These are some of the main safety issues facing lawn care companies and their employees. Accidents happen, and the best way for a company to avoid problems and reduce their severity is to train workers, provide a safety manual, and insure themselves so that everyone is covered.
This may seem like an odd question, where are you right now? If you had to explain it to someone who had never been there before, how would you tell them to find you? You might say you’re at work, or you’re in the living room. Statements like this paint a clear picture to those who know you. However, “at work” or “at home” or “around the corner” aren’t enough for safety in the workplace.
Recently an STS employee, working in their full-time position as a firefighter, was dispatched to a critical medical emergency. The caller was stated that the patient was at a major intersection. Crews arrived and could not locate the patient or the caller. A fire engine, and ambulance, and a battalion chief were all eventually involved in locating the patient. Several minutes passed while crews searched the area and dispatch attempted to contact the caller. 15 minutes later the patient was located inside a construction site about half a mile away from the intersection. After the patient had been transported to the hospital it was determined that the contractors at the site were not aware of the building’s address nor the names of the streets at the much nearer intersection.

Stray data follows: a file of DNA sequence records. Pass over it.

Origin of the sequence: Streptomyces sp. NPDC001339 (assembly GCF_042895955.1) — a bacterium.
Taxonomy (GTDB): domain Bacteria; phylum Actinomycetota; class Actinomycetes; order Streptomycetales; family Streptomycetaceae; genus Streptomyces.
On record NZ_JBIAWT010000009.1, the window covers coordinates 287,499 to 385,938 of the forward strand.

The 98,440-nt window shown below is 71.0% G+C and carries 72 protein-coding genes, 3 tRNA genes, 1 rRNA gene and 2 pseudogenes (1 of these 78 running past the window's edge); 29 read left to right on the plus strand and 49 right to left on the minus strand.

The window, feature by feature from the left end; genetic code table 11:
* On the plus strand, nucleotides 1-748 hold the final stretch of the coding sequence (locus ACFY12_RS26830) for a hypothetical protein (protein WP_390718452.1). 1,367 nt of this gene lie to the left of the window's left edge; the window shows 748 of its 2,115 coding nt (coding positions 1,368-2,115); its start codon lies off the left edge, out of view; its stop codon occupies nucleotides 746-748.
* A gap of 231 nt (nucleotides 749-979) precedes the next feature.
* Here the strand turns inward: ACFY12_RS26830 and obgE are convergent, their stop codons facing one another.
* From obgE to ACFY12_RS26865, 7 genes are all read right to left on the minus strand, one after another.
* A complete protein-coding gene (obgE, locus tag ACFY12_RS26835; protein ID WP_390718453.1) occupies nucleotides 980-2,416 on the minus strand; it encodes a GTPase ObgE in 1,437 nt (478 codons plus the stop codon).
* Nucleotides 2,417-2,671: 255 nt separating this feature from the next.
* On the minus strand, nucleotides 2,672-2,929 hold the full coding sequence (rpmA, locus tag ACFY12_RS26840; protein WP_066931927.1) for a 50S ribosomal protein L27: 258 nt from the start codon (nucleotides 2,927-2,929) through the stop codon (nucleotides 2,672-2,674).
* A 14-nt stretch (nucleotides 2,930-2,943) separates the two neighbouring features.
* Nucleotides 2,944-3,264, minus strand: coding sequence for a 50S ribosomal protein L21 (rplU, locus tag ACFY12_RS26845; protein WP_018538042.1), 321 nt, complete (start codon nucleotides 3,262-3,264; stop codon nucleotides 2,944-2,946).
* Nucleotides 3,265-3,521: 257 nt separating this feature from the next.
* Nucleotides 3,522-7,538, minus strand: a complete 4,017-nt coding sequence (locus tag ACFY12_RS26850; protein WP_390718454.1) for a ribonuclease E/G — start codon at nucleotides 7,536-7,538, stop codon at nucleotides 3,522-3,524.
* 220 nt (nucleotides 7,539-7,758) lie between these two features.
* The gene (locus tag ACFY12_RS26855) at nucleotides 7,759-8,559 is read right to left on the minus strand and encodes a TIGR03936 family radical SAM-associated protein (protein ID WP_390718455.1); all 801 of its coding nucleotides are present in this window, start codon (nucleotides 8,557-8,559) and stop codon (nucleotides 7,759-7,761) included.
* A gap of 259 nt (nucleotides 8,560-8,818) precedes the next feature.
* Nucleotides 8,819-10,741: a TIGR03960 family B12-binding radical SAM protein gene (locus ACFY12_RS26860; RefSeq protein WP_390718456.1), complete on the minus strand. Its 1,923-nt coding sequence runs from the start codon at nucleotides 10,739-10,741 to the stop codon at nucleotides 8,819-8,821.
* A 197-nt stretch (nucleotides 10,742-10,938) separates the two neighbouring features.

It is important to have an Emergency Action Plan, it is important to drill and ensure each component operates smoothly in a workplace emergency. It cannot be stressed enough to all workers – you must know the address of your work location if you may ever have to call for outside help in an emergency. Additionally, emergency crews need the same information that you would provide to employees such as site hazards and required PPE. In the above situation an ambulance was driven into an active and fenced construction site and then driven inside an unfinished concrete building.
The goal was to reach the patient and provide emergency care, but the patient could have been reached sooner had the employees known the location of the work site and had a plan for directing emergency crews into the facility. In many cases a few minutes allows a fire to double and triple in size, and 15 minutes or less can have serious implications for medical patients. Know your work site, know the emergency response plan. Ask questions before you ever have a legitimate need to call 911 and know your roles before the emergency.
At the start of your next shift ask yourself how an emergency crew would find you. Do you know the address? Have the police or fire departments been to your facility recently to familiarize themselves with the layout and hazards? How will you communicate these things in an emergency?
"The appearance of U.S. Department of Defense (DoD) visual information does not imply or constitute DoD endorsement."
In many parts of the United States there are as many standby high angle or confined space rescue teams as there are confined spaces. How do you choose the right team for your rescue plan? Does each team provide the same quality, competency, and proficiency? No matter if you have worked with the same rescue plan for the last ten years, or you are planning for rescue from your first confined space, here are three things you need to know about choosing a rescue team:
1. NFPA 350 states how quickly your team should be able to rescue
Depending on the hazards and design of the confined space, NFPA 350 Guide for Safe Confined Space Entry and Work specifies how quickly your designated rescue team should be able to react and respond to an emergency within your confined space. NFPA 350 categorizes spaces based on potential or actual hazards